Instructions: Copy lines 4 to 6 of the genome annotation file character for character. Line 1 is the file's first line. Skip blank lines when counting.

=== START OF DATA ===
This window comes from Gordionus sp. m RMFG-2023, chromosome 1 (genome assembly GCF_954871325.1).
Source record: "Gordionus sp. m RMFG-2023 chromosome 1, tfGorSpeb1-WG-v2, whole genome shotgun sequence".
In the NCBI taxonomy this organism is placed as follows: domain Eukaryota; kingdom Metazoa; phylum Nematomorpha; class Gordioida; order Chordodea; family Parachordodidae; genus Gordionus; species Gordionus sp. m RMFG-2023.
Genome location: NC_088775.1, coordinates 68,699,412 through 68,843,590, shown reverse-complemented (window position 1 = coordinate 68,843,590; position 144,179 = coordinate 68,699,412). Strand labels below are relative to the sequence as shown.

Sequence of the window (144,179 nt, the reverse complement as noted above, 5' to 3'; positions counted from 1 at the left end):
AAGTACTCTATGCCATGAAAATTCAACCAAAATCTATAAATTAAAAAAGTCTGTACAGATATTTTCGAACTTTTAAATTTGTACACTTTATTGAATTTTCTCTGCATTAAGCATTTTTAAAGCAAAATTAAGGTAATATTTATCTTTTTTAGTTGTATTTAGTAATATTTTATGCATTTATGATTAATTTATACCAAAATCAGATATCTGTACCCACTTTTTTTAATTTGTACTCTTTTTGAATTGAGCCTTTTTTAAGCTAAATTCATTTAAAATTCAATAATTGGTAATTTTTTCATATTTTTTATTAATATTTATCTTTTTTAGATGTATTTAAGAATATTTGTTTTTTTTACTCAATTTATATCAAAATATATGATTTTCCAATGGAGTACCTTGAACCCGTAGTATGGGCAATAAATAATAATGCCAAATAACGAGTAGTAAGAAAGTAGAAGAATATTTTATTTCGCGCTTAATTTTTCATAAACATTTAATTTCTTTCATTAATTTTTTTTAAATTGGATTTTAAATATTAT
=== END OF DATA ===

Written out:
Genome location: NC_088775.1, coordinates 68,699,412 through 68,843,590, shown reverse-complemented (window position 1 = coordinate 68,843,590; position 144,179 = coordinate 68,699,412). Strand labels below are relative to the sequence as shown.

Sequence of the window (144,179 nt, the reverse complement as noted above, 5' to 3'; positions counted from 1 at the left end):
AAGTACTCTATGCCATGAAAATTCAACCAAAATCTATAAATTAAAAAAGTCTGTACAGATATTTTCGAACTTTTAAATTTGTACACTTTATTGAATTTTCTCTGCATTAAGCATTTTTAAAGCAAAATTAAGGTAATATTTATCTTTTTTAGTTGTATTTAGTAATATTTTATGCATTTATGATTAATTTATACCAAAATCAGATATCTGTACCCACTTTTTTTAATTTGTACTCTTTTTGAATTGAGCCTTTTTTAAGCTAAATTCATTTAAAATTCAATAATTGGTAATTTTTTCATATTTTTTATTAATATTTATCTTTTTTAGATGTATTTAAGAATATTTGTTTTTTTTACTCAATTTATATCAAAATATATGATTTTCCAATGGAGTACCTTGAACCCGTAGTATGGGCAATAAATAATAATGCCAAATAACGAGTAGTAAGAAAGTAGAAGAATATTTTATTTCGCGCTTAATTTTTCATAAACATTTAATTTCTTTCATTAATTTTTTTTAAATTGGATTTTAAATATTAT